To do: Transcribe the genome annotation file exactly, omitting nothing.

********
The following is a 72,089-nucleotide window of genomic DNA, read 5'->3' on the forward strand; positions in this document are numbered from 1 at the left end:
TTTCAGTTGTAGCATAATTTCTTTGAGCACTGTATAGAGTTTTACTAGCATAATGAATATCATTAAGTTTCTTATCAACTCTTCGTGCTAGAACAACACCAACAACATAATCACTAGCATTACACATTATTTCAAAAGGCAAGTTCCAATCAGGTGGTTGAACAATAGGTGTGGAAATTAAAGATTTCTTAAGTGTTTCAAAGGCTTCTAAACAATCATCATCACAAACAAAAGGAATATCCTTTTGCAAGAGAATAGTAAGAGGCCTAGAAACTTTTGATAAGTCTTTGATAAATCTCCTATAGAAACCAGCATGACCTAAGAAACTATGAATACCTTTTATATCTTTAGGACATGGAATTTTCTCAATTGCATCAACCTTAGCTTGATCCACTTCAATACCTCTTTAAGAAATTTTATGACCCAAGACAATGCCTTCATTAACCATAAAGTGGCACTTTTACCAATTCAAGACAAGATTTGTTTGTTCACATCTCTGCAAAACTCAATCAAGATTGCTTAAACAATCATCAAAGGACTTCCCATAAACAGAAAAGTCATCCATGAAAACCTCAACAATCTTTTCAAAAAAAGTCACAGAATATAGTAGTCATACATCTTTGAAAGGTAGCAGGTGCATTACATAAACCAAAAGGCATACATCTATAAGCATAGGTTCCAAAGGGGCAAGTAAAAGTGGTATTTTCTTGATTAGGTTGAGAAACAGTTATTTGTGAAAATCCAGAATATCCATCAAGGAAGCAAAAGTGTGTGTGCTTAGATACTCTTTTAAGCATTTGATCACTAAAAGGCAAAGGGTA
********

The following is a 72,089-nucleotide window of genomic DNA, read 5'->3' on the forward strand; positions in this document are numbered from 1 at the left end:
TTTCAGTTGTAGCATAATTTCTTTGAGCACTGTATAGAGTTTTACTAGCATAATGAATATCATTAAGTTTCTTATCAACTCTTCGTGCTAGAACAACACCAACAACATAATCACTAGCATTACACATTATTTCAAAAGGCAAGTTCCAATCAGGTGGTTGAACAATAGGTGTGGAAATTAAAGATTTCTTAAGTGTTTCAAAGGCTTCTAAACAATCATCATCACAAACAAAAGGAATATCCTTTTGCAAGAGAATAGTAAGAGGCCTAGAAACTTTTGATAAGTCTTTGATAAATCTCCTATAGAAACCAGCATGACCTAAGAAACTATGAATACCTTTTATATCTTTAGGACATGGAATTTTCTCAATTGCATCAACCTTAGCTTGATCCACTTCAATACCTCTTTAAGAAATTTTATGACCCAAGACAATGCCTTCATTAACCATAAAGTGGCACTTTTACCAATTCAAGACAAGATTTGTTTGTTCACATCTCTGCAAAACTCAATCAAGATTGCTTAAACAATCATCAAAGGACTTCCCATAAACAGAAAAGTCATCCATGAAAACCTCAACAATCTTTTCAAAAAAAGTCACAGAATATAGTAGTCATACATCTTTGAAAGGTAGCAGGTGCATTACATAAACCAAAAGGCATACATCTATAAGCATAGGTTCCAAAGGGGCAAGTAAAAGTGGTATTTTCTTGATTAGGTTGAGAAACAGTTATTTGTGAAAATCCAGAATATCCATCAAGGAAGCAAAAGTGTGTGTGCTTAGATACTCTTTTAAGCATTTGATCACTAAAAGGCAAAGGGTA